Lunt LS60THa, ASI 1600MM camera and Sharpcap capture software
large detached prominence
Thermal flows imaged with Baader Astrosolar 5.0
Hi and welcome to PF
Can you tell us how that image was obtained? I have a Baader ASTF 80 and I'd like to be able to do more interesting images than I have obtained so far - not much more than the more obvious spots.
I am using a Nikon P900 with a Baader 5.0 filter on a regular camera tripod. Usually shoot at maximum optical, 83x, sports mode for a burst of 7 in 1 second. Greater than a minute between shots, it starts to noticeably blur the final image.
I'll post some images to walk through the process.
The spectral response of Baader in the NIR and into the IR appears like an etalon comb response, it is a multilayer metallic sandwich - so maybe. My IR blocking filter extinguishes completely at ~ 750nm, so there are only a few candidates for the NIR terrestrial spectrum making it to my camera.
'Grain extract' subtracts two images and adds 128. Differences between my images are caused by many things, image stabilization being the most consistent for sub-pixel offsets, then there is my inherent alignment error between the stacks.
I have spent a few months comparing the SDO and SOHO images to the Baader/differencing technique - I am posting this because the correlations are significant. The thermal envelopes and shock waves are almost like a ghost of the UV activity seen in SDO.
Working on OpenCV for real time video processing with this technique, will move the design over to an FPGA next month to get the frame rates up.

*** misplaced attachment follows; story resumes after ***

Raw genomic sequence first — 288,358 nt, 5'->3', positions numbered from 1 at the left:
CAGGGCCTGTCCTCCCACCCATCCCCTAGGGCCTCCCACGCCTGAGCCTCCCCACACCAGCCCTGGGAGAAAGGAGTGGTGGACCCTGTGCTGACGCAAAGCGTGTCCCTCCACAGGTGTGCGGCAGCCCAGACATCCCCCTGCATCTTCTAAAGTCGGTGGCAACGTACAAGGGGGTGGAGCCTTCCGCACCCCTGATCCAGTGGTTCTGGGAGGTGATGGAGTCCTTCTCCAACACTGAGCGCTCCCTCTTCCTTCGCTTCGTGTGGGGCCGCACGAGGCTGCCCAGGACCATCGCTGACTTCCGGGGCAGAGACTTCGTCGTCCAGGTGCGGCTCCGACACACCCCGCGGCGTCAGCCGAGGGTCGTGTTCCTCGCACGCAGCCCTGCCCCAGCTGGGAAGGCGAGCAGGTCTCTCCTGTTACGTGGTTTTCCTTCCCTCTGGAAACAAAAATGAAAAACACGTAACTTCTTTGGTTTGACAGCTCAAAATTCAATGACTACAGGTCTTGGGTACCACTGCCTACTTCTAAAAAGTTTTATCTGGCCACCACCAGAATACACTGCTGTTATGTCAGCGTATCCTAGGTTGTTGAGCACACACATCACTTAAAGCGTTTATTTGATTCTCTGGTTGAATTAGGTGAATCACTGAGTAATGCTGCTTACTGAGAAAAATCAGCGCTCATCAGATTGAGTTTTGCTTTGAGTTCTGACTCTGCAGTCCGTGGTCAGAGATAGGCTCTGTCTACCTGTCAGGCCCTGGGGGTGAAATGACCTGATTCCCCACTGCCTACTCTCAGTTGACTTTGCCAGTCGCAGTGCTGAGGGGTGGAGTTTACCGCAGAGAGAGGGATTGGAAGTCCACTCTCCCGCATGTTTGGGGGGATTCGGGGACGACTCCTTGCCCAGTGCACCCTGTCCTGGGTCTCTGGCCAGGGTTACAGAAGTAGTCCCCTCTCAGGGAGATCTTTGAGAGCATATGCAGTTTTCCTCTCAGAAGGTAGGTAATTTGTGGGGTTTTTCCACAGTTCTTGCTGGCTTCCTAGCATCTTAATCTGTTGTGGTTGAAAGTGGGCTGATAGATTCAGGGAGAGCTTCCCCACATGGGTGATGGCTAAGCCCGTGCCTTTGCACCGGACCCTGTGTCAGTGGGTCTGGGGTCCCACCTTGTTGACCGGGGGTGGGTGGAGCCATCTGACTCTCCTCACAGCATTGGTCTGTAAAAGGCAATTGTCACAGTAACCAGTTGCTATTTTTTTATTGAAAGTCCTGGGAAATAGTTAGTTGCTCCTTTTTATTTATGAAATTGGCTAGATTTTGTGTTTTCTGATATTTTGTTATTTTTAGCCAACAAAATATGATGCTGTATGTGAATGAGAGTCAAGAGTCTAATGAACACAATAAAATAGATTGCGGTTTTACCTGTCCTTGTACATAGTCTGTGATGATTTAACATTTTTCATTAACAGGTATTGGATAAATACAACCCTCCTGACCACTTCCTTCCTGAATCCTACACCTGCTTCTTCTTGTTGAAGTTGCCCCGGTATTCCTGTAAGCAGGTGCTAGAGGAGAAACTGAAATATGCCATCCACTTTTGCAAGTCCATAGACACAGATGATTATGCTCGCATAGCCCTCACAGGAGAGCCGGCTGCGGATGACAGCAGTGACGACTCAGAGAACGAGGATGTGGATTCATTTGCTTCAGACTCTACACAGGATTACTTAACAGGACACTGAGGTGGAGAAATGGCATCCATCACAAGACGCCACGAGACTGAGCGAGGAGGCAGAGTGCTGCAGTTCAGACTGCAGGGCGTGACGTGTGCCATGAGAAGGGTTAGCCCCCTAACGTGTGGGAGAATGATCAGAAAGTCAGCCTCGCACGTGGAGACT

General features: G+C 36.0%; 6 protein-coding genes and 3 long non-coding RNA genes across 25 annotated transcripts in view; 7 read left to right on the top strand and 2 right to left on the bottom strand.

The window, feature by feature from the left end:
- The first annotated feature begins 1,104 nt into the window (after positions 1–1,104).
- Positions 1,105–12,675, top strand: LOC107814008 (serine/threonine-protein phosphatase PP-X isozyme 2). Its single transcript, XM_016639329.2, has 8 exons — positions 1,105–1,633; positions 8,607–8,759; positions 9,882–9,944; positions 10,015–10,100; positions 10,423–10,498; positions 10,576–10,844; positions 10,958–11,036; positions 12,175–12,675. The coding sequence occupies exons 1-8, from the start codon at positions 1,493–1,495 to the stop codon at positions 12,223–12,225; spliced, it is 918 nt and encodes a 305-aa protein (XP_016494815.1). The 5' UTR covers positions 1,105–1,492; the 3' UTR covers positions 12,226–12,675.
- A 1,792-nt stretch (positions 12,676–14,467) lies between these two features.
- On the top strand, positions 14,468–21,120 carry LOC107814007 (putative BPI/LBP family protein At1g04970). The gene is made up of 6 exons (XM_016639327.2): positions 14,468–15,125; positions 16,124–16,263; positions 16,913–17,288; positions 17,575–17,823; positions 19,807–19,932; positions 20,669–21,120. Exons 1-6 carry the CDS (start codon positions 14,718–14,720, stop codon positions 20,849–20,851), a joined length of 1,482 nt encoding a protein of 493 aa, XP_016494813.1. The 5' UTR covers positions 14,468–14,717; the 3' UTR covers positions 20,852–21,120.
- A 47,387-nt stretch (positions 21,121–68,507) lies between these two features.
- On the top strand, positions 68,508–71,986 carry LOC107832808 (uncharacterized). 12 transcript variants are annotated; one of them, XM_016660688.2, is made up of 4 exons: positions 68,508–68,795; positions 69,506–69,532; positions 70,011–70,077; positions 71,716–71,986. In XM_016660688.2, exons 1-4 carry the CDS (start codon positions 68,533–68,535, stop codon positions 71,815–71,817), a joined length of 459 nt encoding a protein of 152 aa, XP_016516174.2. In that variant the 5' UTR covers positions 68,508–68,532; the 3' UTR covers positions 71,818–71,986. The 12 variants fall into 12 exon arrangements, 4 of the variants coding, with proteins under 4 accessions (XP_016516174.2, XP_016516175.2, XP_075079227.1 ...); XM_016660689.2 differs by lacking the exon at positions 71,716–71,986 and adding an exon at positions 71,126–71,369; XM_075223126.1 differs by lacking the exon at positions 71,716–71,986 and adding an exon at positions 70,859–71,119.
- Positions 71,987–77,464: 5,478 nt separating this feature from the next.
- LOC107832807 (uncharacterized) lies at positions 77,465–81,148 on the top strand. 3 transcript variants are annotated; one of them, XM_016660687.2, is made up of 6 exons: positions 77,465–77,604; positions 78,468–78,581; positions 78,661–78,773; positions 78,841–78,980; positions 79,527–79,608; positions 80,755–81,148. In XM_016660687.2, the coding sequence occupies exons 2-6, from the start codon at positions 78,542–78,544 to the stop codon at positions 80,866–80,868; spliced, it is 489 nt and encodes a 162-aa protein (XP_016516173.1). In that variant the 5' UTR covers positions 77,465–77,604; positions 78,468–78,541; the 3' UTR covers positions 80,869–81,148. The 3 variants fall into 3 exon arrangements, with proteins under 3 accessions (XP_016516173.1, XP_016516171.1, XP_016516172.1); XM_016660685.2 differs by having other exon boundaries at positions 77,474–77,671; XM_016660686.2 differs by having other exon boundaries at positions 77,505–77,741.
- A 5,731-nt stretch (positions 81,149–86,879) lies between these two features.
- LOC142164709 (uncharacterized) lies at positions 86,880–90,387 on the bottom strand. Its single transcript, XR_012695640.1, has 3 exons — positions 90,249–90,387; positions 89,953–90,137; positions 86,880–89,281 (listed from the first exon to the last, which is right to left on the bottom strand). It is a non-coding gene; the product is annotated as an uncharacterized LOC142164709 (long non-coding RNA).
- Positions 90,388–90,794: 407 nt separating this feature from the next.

Sun 6 10 2018 7:51MST
Nikon P900, 83x, Baader 5.0, sports mode burst on standard camera tripod.
Horizontal banding appears to be layers of the atmosphere. Differencing technique works well for imaging objects close to, or crossing the Sun.
@Zeke_D Thanks for that. So you seem to be basically temporal high pass filtering (plus some DC offset) and that removes most of the energy - explaining the high noise, I guess. I would imagine that processing a long sequence of movie frames could allow you to dredge more patterns up from the noise with long sequences of frames (less than one minute, from your comment about gap between frames.)
It's encouraging to see that worthwhile information can be obtained about the Sun without having to spend vast sums on filters.
Hi there Zeke_D
welcome and thanks for posting in the thread. It's good to see something a bit different
Even with your walk-through of your processing, I have to admit, I'm still not totally sure of what I am looking at … detail wise ??
Continue to post and keep up the explanations
See e.g. post #150
yeah, I had read that before I made the comment
since I don't appear to see any specific detail/feature in the images …. I'm not sure what I am missing
Yes. There is just one image where there is a clear area, to the right of the Sun where 'something is going on' but I think we need some help to make more sense of some of the images in post #152.
16 June 2018, The Sun in Ha.
Some small prom's and a large but ( for me, ill defined) active region probably mainly due to poor atmospheric conditions
LUNT LS60THa and ASI1600MM
Nice images as usual, Dave.
The first and third images seem to have areas of light as if it's a slightly polished sphere, illuminated from one side. The spherical appearance is quite noticeable. How's that happening, I wonder? It's almost as if the Dodge Tool had been used.
Separate names with a comma.